Here in Great Britain you can’t help but have noticed now that autumn is with us. There is a chill in the air, the nights are drawing in and the leaves are turning gorgeous shades of russet and brown as they fall. We asked our resident wildlife expert, Geoff, for his top tips for wildlife watching in the autumn.
Clash of the titans
The autumn is deer rut season. This is when breeding starts to take place. Testosterone fuelled males (stags) clash antlers, demonstrating their prowess in order that they get to mate with the hareem of females (hinds). The fights between the males begin vocally, pace parallel to their opponent before they lock antlers and go into battle. Watching red deer (the largest deer species in the United Kingdom) is an incredible sight. It can be dangerous though so take care. You may be eager to get the perfect photo – but do keep at a respectful distance from them. For those in London, the Royal parks of Richmond and Bushy offer great opportunities to see this happen. Other good spots include the Cairngorms, Exmoor, Margam Country Park in Neath Port Talbot, Minsmere in Suffolk and Cheshire’s Lyme Park.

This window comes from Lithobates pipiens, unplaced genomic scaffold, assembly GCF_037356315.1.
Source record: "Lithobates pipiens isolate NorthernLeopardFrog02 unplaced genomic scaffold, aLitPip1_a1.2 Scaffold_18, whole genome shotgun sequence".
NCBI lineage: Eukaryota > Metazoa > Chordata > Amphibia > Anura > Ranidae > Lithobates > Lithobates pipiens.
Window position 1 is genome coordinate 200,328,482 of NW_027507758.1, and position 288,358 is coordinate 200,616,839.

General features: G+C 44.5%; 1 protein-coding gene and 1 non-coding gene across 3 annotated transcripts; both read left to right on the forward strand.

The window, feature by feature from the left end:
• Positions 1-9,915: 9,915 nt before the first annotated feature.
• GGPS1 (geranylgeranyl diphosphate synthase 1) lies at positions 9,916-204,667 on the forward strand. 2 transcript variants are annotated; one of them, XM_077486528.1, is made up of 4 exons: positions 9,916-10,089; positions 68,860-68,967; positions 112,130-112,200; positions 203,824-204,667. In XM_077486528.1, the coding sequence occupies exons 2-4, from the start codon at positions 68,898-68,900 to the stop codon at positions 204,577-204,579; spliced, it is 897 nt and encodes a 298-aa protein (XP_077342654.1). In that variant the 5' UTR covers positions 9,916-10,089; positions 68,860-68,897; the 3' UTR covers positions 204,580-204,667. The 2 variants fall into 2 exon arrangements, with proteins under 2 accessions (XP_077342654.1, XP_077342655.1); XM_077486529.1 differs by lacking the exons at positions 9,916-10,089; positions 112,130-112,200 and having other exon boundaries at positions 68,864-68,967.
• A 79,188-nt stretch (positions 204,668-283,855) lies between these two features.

If you have a dog and are walking them through any parkland where there are deer – please make sure you have them on a lead around the deer during the rut season.
One of the greatest sights in nature is that of a starling murmuration. Whilst dispersed during the day, starlings come together at dusk to roost for the night in large numbers (at peak season this can be in the millions – although often just thousands of birds). Before settling in for the night they form stunning patterns in the sky – seemingly moving as one whole unit to avoid any predators looking for an evening snack. Great places to watch a murmuration include the old West Pier on Brighton’s sea front, the Somerset levels, Leighton Moss in Lancashire and Fen Drayton in Cambridgeshire.
Autumn brings with it seasonal visitors to our shores to spend the winter months. For the avid birdwatcher in you – keep an eye out for the arrival of redwings, fieldfares and pink footed geese.
Give a helping hand
For some of our wildlife species in Great Britain, the autumn is the time that they are getting ready for winter. Squirrels, hedgehogs and badgers will be preparing themselves for the winter ahead by caching food and building up their own fat reserves to get them through the much colder months. What extra food you are able to put out for your local wildlife will be much apprciated.
If you have nest boxes up – these should now be cleaned out ready to be used as a roost site for birds over the winter. They’ll be glad of somewhere to shelter on any bad weather days and cold nights.
What are your top tips for autumnal wildlife watching? Share them with us on her or via our social media pages (links below).
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